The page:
Resources for Patients and Caregivers
Stimulant use disorder captures a range of problems associated with the use of a wide variety of stimulant drugs, including meth, cocaine, and amphetamines, but not including caffeine or nicotine.
Wiki Number: 51-Stimulant-Related Disorders
Resources for Physicians, Counselors and Researchers
4 CURRENT ARTICLES
The world-wide medical research
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PubMed article’s summary-abstract.
- Association of Bupropion, Naltrexone, and Opioid Agonist Treatment With Stimulant-Related Admissions Among People With Opioid Use Disorder: A Case-Crossover Analysisby Kevin Y Xu on June 27, 2022
Background: Stimulant use has substantially increased among people with opioid use disorder (OUD) and is associated with worse treatment outcomes. This study's objective was to compare risk of stimulant-related emergency department (ED) and hospital admissions associated with exposure to bupropion, OUD medication (buprenorphine, naltrexone, and methadone), and selective serotonin reuptake inhibitors (SSRIs; active comparator) relative to days without active prescriptions for medication.
- A Chronic Condition Disguised as an Acute Event: the Case for Re-thinking Stimulant Overdose Deathby Elise D Riley on June 17, 2022
Recent reports indicate that stimulant-related deaths are increasing dramatically. People who die from acute stimulant toxicity have high rates of pre-existing cardiovascular disease (CVD), much of which is undiagnosed. Moreover, people who use stimulants with CVD often remain asymptomatic until presenting to an emergency department with an acute event. Prior research shows that symptoms of stimulant toxicity may occur on a regular basis, and that people who die from stimulant toxicity are older...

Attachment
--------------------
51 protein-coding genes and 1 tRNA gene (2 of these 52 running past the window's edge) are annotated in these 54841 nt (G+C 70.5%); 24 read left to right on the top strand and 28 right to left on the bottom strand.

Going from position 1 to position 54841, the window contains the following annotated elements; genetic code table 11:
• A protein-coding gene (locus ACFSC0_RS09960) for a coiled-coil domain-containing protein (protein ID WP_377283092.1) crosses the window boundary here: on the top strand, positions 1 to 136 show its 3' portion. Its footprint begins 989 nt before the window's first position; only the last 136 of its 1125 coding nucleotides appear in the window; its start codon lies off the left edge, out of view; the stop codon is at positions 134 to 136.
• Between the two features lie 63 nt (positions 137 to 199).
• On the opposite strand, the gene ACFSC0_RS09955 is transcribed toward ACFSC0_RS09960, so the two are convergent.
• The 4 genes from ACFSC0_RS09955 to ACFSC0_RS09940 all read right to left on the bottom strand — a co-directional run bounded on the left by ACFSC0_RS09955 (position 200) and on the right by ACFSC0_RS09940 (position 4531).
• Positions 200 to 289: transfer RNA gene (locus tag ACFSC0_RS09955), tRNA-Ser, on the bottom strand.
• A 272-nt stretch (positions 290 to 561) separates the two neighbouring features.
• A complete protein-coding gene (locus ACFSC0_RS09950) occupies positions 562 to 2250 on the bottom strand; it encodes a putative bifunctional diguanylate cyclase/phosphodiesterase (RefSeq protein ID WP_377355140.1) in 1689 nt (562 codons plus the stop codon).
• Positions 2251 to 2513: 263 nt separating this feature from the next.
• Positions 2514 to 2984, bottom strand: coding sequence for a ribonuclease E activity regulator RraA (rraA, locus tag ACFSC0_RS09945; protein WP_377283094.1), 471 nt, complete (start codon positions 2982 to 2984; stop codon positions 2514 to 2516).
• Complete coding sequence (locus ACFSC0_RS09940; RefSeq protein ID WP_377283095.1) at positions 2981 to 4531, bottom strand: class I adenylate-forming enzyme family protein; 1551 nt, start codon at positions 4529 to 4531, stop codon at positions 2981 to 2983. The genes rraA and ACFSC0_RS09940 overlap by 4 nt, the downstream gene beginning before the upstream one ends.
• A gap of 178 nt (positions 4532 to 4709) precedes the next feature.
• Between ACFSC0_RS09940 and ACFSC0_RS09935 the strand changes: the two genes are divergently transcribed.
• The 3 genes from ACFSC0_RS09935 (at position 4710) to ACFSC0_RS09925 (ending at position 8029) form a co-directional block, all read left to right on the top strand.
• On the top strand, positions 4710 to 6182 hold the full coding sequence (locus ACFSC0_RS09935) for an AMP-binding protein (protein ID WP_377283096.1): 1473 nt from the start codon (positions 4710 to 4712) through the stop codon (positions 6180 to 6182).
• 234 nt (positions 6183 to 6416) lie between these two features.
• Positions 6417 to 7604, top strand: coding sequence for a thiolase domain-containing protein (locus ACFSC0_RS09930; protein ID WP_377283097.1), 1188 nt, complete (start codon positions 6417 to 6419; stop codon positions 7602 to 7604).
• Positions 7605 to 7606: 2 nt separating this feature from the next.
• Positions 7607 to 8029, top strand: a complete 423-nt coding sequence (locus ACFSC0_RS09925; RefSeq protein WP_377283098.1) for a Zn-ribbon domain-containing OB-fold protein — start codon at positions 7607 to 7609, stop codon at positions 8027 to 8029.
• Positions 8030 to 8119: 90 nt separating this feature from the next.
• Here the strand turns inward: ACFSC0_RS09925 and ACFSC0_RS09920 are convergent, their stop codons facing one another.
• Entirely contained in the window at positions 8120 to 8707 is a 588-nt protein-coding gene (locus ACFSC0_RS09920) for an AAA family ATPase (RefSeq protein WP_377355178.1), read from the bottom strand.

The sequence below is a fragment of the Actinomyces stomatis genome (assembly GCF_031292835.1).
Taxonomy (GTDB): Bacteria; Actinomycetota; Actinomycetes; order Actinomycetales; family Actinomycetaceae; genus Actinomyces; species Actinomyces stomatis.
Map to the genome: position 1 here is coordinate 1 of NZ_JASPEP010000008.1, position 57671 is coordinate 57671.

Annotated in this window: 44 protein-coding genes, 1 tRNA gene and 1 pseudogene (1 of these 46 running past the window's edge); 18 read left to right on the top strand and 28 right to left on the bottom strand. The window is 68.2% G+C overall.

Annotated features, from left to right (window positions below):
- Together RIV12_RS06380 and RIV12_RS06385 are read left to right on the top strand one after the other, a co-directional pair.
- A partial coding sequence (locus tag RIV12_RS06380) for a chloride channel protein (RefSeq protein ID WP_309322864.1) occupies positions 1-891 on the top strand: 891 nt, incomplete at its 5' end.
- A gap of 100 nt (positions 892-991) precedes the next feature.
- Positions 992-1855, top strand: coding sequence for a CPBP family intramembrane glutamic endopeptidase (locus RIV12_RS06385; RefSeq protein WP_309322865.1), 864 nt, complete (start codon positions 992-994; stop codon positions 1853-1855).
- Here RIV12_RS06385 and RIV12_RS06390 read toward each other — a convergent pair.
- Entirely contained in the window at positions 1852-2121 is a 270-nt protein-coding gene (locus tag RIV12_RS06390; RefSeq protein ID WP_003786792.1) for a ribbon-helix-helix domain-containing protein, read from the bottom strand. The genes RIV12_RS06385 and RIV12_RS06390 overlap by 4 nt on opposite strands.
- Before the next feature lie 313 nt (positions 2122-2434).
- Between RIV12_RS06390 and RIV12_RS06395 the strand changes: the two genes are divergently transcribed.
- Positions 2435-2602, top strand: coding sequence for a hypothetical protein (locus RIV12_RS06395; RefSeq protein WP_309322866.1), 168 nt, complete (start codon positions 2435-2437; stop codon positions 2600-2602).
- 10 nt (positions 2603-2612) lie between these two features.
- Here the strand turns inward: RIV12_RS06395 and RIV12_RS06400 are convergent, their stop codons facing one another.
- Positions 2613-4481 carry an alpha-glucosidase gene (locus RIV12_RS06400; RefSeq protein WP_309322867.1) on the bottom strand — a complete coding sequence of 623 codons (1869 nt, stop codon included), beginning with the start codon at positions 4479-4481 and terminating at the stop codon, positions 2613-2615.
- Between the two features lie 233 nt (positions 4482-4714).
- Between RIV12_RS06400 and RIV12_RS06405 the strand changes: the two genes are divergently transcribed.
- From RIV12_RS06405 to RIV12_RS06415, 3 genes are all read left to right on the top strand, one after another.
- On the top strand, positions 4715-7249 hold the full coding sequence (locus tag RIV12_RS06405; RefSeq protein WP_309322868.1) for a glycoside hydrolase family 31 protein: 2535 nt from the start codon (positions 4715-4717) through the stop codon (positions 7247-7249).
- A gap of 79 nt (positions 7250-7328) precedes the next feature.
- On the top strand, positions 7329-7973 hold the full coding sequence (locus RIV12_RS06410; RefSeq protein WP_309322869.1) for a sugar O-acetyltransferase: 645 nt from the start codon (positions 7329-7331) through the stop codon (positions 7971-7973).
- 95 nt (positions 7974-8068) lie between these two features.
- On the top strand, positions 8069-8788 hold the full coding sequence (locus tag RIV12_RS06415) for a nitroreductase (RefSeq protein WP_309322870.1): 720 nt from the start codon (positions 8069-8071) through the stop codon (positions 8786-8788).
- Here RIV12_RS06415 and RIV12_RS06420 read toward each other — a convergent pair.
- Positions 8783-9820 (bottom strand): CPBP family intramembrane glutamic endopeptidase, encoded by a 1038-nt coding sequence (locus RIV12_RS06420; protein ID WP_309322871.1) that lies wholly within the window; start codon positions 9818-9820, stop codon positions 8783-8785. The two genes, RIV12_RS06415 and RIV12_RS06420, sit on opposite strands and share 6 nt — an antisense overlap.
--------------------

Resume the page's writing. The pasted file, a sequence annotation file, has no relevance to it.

- Hospitalisation with injection-related infections: Validation of diagnostic codes to monitor admission trends at a tertiary care hospital in Melbourne, Australiaby Stephanie J Curtis on April 12, 2022
INTRODUCTION: Injection-related infections (IRI) cause morbidity and mortality in people who inject drugs. Hospital administrative datasets can be used to describe hospitalisation trends, but there are no validated algorithms to identify injecting drug use and IRIs. We aimed to validate International Classification of Diseases (ICD) codes to identify admissions with IRIs and use these codes to describe IRIs within our hospital.
- Emergency department visits and trends related to cocaine, psychostimulants, and opioids in the United States, 2008-2018by Leslie W Suen on February 5, 2022
CONCLUSION: Presentations for stimulant-related ED visits differ from opioid-related ED visits: compared to opioids, ED presentations related to cocaine and psychostimulants are less often identified as related to drug toxicity/withdrawal and more often require interventions to address acute cardiopulmonary and psychiatric complications.